I’ve read both sides of the argument on various forums, and one argument I’ve never seen made against those that say the wheels will spin but the plane won’t take off is this:

The question states that the treadmill will move in the opposite direction as the plane, not its wheels. If the plane is still, the treadmill won’t move at all.

Thanks for the links, but are you sure you understood my post?

Zhing: Let me see if I understand your question.
[ul][li]You say that there are those who argue that the wheels will spin but the airplane won’t take off.[/li][li]You say that the question states that the treadmill moves in the opposite direction of the airplane; not the rotation of the wheels.[/li][li]Therefore the treadmill will not move.[/ul][/li]Is that it?

That doesn’t really make sense because the assumption is that the forward movement of the aircraft is countered by the rearward movement of the treadmill. The whole point of the question is whether the rearward movement of the treadmill causes the aircraft to remain motionless.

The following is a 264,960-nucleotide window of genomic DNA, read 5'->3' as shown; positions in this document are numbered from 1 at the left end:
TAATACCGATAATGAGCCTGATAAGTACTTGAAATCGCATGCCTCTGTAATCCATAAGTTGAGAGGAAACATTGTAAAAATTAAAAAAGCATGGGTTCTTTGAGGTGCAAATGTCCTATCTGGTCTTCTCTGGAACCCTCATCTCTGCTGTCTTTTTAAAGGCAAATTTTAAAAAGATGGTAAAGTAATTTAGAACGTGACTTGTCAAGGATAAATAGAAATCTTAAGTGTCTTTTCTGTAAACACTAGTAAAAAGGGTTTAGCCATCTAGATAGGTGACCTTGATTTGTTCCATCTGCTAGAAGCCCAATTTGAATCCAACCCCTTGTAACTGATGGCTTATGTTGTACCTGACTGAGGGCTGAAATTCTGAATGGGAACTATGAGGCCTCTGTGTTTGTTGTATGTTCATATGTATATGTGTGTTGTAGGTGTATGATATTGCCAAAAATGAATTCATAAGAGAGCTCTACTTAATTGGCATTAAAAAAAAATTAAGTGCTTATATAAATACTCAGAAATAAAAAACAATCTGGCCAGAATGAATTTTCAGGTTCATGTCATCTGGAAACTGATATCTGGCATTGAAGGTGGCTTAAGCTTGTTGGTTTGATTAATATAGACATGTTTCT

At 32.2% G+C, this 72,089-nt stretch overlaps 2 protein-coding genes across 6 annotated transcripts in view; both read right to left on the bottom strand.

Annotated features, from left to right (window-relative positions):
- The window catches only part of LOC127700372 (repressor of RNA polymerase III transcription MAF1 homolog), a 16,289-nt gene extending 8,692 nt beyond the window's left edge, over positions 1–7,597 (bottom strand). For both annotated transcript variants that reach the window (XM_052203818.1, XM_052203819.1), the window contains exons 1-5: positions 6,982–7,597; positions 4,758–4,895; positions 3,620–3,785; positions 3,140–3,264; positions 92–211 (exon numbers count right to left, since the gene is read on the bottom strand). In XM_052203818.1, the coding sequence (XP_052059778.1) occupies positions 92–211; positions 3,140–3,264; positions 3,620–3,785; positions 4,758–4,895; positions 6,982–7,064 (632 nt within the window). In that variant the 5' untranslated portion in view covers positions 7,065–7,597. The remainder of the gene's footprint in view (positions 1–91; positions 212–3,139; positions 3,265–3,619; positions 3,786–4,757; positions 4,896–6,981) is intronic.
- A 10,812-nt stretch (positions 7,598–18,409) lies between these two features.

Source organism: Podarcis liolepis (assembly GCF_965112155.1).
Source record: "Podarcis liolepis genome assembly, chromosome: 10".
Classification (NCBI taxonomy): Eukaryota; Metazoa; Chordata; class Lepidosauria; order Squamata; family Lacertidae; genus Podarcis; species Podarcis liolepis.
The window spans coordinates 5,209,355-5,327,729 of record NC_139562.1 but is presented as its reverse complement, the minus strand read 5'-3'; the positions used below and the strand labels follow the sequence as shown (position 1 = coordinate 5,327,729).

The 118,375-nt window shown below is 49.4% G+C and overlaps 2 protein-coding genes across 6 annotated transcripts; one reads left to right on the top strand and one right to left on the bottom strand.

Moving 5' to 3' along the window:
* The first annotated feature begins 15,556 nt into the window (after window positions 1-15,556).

Why doesn’t that make sense? If the plane doesn’t move forward, the treadmill doesn’t either.

This is what the scenario says:

It doesn’t say the treadmill will move in the opposite direction with equal speed as the wheels, it says the plane “moves in one direction, while the conveyor moves in the opposite direction”.

The way you’re phrasing that violates a condition of the scenario. If the plane is motionless, there is no rearward movement of the treadmill.

I think you’re picking nits.

And no, it doesn’t invalidate the scenario. The airplane is presumed to be stationary from an external frame of reference. If you were standing on the treadmill the airplane would be moving away from you.

I don’t think so; I’m merely following the scenario as described.

How do those that believe the plane won’t take off believe the conveyor will behave? Reading what they wrote, they believe the plane will stand still in relation to those on the ground but the conveyor will be moving. This breaks a condition of the premise:
“The plane moves in one direction, while the conveyer moves in the opposite direction.”